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FedEx loses latest round in Hillsborough property tax dispute

FedEx lost another round in its fight to keep from paying county property tax on its cargo building at Tampa International Airport.

The facility on airport property has been exempt since FedEx first leased the land in 2000. Hills­borough property appraiser officials say they mistakenly granted the exemption until they caught the error last year. Two special magistrates reviewed the case and denied appeals by FedEx.

Attorneys for the company on Monday asked the county's Value Adjustment Board to request an opinion from the state Attorney General's Office.

County Commissioner Sandy Murman told fellow adjustment board members that she worried about imposing a new tax on local businesses.

"The timing on this couldn't be worse … at a time this county is trying to lower unemployment and give companies tax breaks," she said. FedEx employs 300 people locally, Murman said.

But School Board member Susan Valdes, also on the adjustment board, said the company shouldn't continue to profit from the exemption because of the error. "It's important that we recognize if it was a mistake," she said. "I'm glad we caught it."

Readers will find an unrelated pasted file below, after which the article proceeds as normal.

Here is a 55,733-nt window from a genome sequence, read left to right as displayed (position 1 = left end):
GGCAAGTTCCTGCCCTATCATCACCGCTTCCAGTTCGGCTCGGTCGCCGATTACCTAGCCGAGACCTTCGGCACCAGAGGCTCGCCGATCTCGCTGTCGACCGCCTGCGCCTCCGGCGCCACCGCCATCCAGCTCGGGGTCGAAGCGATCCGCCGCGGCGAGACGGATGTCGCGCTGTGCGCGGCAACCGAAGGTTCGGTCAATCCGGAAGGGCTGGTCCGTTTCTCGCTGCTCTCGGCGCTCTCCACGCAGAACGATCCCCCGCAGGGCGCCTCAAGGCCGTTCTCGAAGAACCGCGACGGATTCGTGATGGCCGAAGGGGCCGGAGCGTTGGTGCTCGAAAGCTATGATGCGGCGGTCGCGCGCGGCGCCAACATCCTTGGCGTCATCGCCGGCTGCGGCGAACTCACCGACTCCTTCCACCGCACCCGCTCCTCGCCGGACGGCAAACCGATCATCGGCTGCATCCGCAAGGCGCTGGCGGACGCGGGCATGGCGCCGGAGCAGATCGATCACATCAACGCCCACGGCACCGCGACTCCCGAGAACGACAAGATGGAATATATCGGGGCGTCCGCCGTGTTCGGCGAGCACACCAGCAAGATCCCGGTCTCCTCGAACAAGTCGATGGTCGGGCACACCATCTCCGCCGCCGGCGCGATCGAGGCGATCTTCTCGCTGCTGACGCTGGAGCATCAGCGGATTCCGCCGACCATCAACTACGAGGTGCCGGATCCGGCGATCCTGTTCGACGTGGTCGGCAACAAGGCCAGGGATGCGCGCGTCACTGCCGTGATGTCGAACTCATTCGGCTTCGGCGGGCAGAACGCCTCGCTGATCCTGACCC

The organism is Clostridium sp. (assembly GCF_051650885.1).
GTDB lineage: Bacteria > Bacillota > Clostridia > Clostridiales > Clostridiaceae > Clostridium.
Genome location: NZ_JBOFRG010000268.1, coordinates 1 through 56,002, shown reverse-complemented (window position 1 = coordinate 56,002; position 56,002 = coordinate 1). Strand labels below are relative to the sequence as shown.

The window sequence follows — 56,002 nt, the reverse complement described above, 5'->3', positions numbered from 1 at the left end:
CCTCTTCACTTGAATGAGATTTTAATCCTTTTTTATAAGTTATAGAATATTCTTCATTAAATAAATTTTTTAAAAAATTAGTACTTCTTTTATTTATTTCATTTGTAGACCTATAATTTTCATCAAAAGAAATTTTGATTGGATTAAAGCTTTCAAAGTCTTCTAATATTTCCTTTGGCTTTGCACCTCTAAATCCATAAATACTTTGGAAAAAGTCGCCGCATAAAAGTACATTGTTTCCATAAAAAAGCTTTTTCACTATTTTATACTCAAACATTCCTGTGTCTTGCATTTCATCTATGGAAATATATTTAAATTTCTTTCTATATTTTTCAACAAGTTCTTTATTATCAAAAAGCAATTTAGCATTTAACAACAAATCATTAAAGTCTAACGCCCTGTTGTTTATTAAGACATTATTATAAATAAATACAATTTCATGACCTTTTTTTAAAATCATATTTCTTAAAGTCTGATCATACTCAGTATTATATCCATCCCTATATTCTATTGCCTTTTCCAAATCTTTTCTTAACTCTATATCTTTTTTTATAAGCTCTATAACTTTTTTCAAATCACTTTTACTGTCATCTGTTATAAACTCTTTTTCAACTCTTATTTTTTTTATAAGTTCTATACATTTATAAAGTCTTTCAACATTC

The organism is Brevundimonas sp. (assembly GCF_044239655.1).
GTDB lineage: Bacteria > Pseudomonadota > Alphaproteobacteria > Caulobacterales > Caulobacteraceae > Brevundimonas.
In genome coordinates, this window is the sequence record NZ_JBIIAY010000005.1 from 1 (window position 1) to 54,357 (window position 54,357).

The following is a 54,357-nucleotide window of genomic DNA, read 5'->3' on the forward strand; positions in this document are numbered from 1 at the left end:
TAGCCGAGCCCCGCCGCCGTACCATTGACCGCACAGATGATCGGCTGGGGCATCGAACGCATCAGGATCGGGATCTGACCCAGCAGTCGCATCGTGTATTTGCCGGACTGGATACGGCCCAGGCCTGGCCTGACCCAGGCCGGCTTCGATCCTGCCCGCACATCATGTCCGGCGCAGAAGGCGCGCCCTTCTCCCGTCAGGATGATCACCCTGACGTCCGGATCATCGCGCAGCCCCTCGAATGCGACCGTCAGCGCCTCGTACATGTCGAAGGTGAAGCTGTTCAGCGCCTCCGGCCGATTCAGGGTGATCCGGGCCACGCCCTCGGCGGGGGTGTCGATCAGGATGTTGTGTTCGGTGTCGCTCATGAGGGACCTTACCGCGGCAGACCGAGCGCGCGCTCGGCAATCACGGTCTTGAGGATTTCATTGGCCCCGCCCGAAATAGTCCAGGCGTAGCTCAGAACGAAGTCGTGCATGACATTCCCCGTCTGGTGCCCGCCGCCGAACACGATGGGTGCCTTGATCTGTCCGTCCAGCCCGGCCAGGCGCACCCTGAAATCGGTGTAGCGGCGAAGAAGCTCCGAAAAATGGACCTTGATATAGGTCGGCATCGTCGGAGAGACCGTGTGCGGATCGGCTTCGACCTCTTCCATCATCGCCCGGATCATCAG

The board voted to uphold the most recent magistrate's ruling. The only recourse for FedEx now is to file suit in Hillsborough Circuit Court. The annual tax bill for 2010 is between $120,000 and $135,000, said Sanford Kelsey, an in-house attorney for the company.

It wasn't clear exactly how property appraiser staffers granted the exemption in the first place. Before opening the cargo building, FedEx operated out of a building shared by other airlines, said Will Shepherd, the property appraiser's staff attorney. Shared facilities on land owned by local authorities, such as the Hillsborough County Aviation Authority, are exempt, Shepherd said.

It shouldn't have been a surprise to anyone that FedEx was using its own building during the first 10 years of its lease, Kelsey said.

There's another issue with the FedEx tax exemption: Exemptions can't be given to airport tenants who aren't performing an aviation-related function. Shepherd says the function must be something a private company is doing on behalf of the public agency.

FedEx attorneys, however, argued the business simply needs to deal with air transportation to get the exemption.

Steve Huettel can be reached at [email protected] or (813) 226-3384.

FedEx loses latest round in Hillsborough property tax dispute 06/13/11 [Last modified: Monday, June 13, 2011 9:33pm]
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